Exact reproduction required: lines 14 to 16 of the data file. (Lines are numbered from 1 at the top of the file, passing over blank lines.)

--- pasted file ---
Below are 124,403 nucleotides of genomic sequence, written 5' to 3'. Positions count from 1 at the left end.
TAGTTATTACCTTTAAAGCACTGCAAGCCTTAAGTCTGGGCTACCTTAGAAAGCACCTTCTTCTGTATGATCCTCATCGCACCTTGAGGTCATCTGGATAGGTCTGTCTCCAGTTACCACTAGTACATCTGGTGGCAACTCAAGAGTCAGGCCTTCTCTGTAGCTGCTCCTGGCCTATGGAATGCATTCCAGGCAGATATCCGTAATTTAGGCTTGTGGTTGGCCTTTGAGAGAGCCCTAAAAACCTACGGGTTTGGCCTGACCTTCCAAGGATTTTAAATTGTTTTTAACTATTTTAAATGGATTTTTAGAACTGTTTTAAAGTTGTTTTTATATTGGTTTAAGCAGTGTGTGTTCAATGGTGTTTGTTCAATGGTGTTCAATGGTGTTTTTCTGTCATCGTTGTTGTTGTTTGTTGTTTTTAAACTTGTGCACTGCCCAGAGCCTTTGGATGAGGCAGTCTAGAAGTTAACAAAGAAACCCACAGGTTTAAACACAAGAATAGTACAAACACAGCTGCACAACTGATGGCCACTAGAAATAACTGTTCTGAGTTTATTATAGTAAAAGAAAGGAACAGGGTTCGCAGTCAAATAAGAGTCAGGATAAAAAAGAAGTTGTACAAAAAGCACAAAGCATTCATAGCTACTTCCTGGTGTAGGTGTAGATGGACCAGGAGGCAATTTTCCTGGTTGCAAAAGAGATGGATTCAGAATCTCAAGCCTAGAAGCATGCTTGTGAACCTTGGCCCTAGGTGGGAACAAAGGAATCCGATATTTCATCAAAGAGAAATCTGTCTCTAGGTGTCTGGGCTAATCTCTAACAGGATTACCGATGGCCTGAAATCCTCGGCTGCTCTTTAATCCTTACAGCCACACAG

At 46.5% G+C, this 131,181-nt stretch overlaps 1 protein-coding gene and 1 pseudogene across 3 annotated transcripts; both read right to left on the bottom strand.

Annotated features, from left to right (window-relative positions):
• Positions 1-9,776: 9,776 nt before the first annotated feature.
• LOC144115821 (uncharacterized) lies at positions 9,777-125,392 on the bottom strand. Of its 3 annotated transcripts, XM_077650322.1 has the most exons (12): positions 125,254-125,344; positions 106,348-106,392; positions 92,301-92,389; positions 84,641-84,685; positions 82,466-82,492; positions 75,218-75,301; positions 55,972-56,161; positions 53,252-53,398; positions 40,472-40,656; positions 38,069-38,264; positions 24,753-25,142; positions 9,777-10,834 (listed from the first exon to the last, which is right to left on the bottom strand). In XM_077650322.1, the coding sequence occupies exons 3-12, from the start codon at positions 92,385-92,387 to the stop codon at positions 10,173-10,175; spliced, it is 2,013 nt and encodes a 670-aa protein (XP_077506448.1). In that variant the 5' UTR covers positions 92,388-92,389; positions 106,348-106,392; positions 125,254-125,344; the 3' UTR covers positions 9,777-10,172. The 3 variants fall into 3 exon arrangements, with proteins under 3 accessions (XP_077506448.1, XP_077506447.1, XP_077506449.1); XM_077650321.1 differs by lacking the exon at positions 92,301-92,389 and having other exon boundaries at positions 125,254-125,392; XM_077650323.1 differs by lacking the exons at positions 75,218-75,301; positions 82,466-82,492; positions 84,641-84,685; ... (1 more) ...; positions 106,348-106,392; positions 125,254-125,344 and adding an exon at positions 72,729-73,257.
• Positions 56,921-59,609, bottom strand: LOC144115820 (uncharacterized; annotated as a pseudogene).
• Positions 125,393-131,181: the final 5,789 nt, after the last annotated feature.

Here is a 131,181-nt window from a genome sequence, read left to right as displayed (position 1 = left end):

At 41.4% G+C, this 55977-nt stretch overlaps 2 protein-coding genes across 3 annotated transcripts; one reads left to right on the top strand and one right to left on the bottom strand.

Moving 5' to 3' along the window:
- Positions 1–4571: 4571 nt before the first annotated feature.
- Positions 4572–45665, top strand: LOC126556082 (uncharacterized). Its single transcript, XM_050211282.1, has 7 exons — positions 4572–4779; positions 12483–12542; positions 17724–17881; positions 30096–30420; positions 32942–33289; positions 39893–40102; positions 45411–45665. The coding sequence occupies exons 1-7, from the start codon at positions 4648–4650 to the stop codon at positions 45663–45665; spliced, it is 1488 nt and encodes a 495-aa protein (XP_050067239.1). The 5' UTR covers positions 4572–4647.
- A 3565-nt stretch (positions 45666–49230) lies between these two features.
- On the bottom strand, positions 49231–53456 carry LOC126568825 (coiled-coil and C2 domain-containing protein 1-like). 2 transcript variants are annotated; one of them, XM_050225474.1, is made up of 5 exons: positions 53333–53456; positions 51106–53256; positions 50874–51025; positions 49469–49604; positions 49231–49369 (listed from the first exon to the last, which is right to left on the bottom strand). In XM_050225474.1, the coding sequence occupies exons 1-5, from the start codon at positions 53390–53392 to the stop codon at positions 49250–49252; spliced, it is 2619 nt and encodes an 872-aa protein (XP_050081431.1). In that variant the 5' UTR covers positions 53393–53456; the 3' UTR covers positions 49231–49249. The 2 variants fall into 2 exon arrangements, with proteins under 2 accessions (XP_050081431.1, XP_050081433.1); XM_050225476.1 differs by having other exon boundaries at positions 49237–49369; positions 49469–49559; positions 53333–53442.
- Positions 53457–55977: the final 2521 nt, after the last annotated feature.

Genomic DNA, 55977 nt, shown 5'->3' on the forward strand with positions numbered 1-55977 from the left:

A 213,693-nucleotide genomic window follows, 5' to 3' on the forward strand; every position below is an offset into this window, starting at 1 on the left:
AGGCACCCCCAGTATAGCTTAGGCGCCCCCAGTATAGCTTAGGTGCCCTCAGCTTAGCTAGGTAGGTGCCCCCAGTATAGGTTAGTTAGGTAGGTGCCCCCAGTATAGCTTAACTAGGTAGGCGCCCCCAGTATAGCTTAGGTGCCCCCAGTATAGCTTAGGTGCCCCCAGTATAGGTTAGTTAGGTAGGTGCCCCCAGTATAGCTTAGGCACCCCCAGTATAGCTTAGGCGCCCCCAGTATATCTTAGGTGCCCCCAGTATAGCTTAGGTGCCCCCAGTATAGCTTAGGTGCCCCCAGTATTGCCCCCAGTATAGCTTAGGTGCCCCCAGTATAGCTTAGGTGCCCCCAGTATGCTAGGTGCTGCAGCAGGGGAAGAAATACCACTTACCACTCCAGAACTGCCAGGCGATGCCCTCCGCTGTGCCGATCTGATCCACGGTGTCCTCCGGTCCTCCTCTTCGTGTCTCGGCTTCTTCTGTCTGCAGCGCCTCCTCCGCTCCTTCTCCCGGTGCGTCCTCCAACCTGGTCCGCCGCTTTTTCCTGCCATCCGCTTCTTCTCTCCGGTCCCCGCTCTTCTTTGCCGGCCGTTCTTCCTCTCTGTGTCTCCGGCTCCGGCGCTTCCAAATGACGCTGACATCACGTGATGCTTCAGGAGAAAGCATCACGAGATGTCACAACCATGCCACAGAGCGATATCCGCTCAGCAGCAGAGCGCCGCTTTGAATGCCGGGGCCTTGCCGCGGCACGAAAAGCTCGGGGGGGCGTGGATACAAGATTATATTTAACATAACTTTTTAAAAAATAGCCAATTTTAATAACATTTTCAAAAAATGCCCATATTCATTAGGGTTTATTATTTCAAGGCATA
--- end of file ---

- A 3565-nt stretch (positions 45666–49230) lies between these two features.
- On the bottom strand, positions 49231–53456 carry LOC126568825 (coiled-coil and C2 domain-containing protein 1-like). 2 transcript variants are annotated; one of them, XM_050225474.1, is made up of 5 exons: positions 53333–53456; positions 51106–53256; positions 50874–51025; positions 49469–49604; positions 49231–49369 (listed from the first exon to the last, which is right to left on the bottom strand). In XM_050225474.1, the coding sequence occupies exons 1-5, from the start codon at positions 53390–53392 to the stop codon at positions 49250–49252; spliced, it is 2619 nt and encodes an 872-aa protein (XP_050081431.1). In that variant the 5' UTR covers positions 53393–53456; the 3' UTR covers positions 49231–49249. The 2 variants fall into 2 exon arrangements, with proteins under 2 accessions (XP_050081431.1, XP_050081433.1); XM_050225476.1 differs by having other exon boundaries at positions 49237–49369; positions 49469–49559; positions 53333–53442.
- Positions 53457–55977: the final 2521 nt, after the last annotated feature.